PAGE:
Last Friday night, I lit an extra candle for Shabbat. My children asked me why and I explained that because of all the terrible things that have happened in our country over the past week, the darkness and the pain that has enveloped us, we need extra light and this was a symbol of that light.
Jerusalem feels heavy and sad. It is in the air and it is hard to breathe through the sorrow. The heat wave that has settled over our region only adds to the feeling of doom.
People are exhausted, physically, emotionally and spiritually.
Terrible things have happened here, red lines have been crossed, and innocents have been murdered.
Shira Banki z”l, a beautiful and clever young high school student, was brutally stabbed and murdered by a madman as she joined her friends and classmates at the Jerusalem Pride and Tolerance parade on Thursday.
Shira was the future of this city; a student at the Hebrew University High School, the most prestigious school in the city and probably one of the only schools in the world that can boast two Nobel laureates amongst its graduates. A school that takes our very best and brightest and educates them to be the future leaders of our country. She was at the parade to support friends and the values of freedom and tolerance on which she had been raised.
And then, on Friday morning, we awoke to the news that an innocent toddler and his family were burnt in their sleep, their house set aflame. The enormity of such evil, to set ablaze the home of a young family for no reason, is something we cannot comprehend. Ali Dawabsha, just 18 months old, did not survive the inferno, his four-year-old brother and parents are fighting for their lives.
And both these great evils apparently came from within us and that makes it hurt all the more.
Our people, who have always been a minority, know too well the pain and suffering of being targeted for being different, for being the other. The great Rabbi Lord Jonathan Sacks writes in his excellent book, The Dignity of Difference, “We encounter God in the face of a stranger. That, I believe, is the Hebrew Bible’s single greatest and most counterintuitive contribution to ethics. God creates difference; therefore it is in one-who-is-different that we meet God. Abraham encounters God when he invites three strangers into his tent.”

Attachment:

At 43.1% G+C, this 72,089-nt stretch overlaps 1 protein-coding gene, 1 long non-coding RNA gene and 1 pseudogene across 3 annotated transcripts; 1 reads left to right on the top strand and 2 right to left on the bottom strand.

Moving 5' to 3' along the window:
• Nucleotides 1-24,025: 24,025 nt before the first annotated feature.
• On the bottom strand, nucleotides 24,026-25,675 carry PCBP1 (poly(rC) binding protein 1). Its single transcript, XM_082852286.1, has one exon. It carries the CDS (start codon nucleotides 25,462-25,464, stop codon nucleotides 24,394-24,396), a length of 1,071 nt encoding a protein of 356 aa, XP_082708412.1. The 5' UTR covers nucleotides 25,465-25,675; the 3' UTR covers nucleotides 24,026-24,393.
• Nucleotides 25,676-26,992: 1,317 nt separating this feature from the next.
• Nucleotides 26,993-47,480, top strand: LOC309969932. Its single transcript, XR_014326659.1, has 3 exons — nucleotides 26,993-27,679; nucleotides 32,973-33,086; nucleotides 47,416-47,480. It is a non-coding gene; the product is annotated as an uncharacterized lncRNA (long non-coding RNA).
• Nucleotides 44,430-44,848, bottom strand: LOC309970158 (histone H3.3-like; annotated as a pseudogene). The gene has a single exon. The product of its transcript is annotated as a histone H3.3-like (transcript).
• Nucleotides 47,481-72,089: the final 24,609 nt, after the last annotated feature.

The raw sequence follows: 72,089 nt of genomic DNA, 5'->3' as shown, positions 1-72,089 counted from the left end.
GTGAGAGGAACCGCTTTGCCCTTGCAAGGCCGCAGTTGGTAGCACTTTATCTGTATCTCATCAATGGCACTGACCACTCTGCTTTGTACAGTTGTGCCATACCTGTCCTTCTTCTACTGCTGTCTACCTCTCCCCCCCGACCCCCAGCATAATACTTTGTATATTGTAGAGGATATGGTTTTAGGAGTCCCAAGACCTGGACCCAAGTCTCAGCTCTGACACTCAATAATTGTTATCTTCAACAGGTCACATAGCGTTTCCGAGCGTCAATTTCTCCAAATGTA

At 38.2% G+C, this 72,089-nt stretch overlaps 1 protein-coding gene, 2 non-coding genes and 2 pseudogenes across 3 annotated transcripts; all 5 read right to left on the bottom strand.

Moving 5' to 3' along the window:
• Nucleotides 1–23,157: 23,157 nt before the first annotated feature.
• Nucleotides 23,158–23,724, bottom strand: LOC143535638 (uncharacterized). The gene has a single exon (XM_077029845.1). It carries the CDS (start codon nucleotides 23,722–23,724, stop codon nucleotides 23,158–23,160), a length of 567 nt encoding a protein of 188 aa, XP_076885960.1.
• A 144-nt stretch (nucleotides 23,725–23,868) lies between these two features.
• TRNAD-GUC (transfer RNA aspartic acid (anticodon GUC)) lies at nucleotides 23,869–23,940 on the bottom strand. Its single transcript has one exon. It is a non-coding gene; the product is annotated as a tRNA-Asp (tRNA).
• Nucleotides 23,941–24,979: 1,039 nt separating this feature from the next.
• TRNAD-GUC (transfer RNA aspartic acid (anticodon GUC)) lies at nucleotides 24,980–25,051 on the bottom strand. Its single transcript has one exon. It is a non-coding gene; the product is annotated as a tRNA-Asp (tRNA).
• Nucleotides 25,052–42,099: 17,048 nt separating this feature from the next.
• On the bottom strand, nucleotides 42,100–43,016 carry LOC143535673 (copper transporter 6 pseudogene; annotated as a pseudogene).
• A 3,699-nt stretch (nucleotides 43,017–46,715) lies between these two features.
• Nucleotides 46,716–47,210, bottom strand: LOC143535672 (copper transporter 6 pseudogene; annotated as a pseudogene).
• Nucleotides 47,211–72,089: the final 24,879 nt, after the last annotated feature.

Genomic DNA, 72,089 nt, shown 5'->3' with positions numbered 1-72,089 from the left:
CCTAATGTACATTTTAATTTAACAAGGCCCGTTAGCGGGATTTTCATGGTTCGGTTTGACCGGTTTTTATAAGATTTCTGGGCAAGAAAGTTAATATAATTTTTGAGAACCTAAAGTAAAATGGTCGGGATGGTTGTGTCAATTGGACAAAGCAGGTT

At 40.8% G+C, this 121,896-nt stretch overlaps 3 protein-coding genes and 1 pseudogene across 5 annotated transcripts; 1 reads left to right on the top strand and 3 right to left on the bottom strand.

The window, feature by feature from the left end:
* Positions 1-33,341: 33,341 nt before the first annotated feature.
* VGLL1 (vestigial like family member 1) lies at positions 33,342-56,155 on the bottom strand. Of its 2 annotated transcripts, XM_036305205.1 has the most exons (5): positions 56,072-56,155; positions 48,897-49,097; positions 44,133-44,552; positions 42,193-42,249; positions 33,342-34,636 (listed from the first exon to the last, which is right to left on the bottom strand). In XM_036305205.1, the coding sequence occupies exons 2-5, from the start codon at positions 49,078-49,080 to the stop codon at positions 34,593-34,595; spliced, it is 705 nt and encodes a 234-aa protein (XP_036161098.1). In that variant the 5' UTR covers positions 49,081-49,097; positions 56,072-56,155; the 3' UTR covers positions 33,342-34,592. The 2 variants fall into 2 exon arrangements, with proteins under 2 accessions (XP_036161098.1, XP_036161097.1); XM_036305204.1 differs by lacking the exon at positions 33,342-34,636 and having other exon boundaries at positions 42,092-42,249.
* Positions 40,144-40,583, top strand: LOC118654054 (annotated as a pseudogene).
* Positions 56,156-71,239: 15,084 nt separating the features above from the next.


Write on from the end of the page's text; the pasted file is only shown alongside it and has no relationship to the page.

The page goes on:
In the promised land of today, we have murdered those strangers. Our land is out of balance, bad things have happened to good people and we need to tip back the scales.
In the aftermath of another dark, dark day in our city, the slaughter of eight young boys at the Mercaz HaRav Yeshiva in 2008, it was the words of its founder that helped us find an answer as to how to overcome such an incomprehensible evil.
HaRav Abraham Isaac Kook, the first chief rabbi of British Mandatory Palestine wrote in ‘Eretz Cheifetz’:
“Those who are pure and righteous do not complain about evil, but increase justice. They do not complain about godlessness, but increase faith.They do not complain about ignorance, but increase wisdom.”
In our country today, we see and feel the evil, the godlessness and the ignorance and now we need to work together to increase justice, faith and wisdom.
Little kindnesses to one another will be the shards of light that will shatter this darkness that weighs heavily upon us.
The light rail goes on a flash strike: stop at the bus shelter and offer a ride to the worried commuters trying to get to work on time; invite the harried mother and her five kids outside in the blazing heat to step into your building for a glass of cold water and a bathroom break; take the time to put out a bowl of water for stray cats on your street. Tiny acts of hesed that will join together like rays to break through the dark cloud.
Such small kindnesses are infectious, they play forward, the light will return.
Late last night a post went viral on the Israeli internet: a story of a bride and groom at their wedding party with only a sad handful of guests and a near-empty hall. Both the bride’s parents had died in the last two years and she had lost her brother just a few weeks ago. It was a sad wedding.
In our tradition, it is a great mitzvah to bring joy to a bride and groom on their wedding day, and thus the call went out over the social media for people to come and support the newlyweds.
And they came in droves. People organized rides with complete strangers to get to the event and within the hour some 2,000 people filled the hall to overflowing. Religious and secular, young and old, from near and from afar, bearing gifts and writing cheques for a bride and groom whose names they did not even know.
And the much-needed light burst through. We had remembered who we are: a crazy people whose mission is care for the less fortunate, the widow and the orphan, to respect those who are different from us: to be a light unto the world.
And only like this, by joining together and being kind to one another, will we succeed in tipping the balance back into place.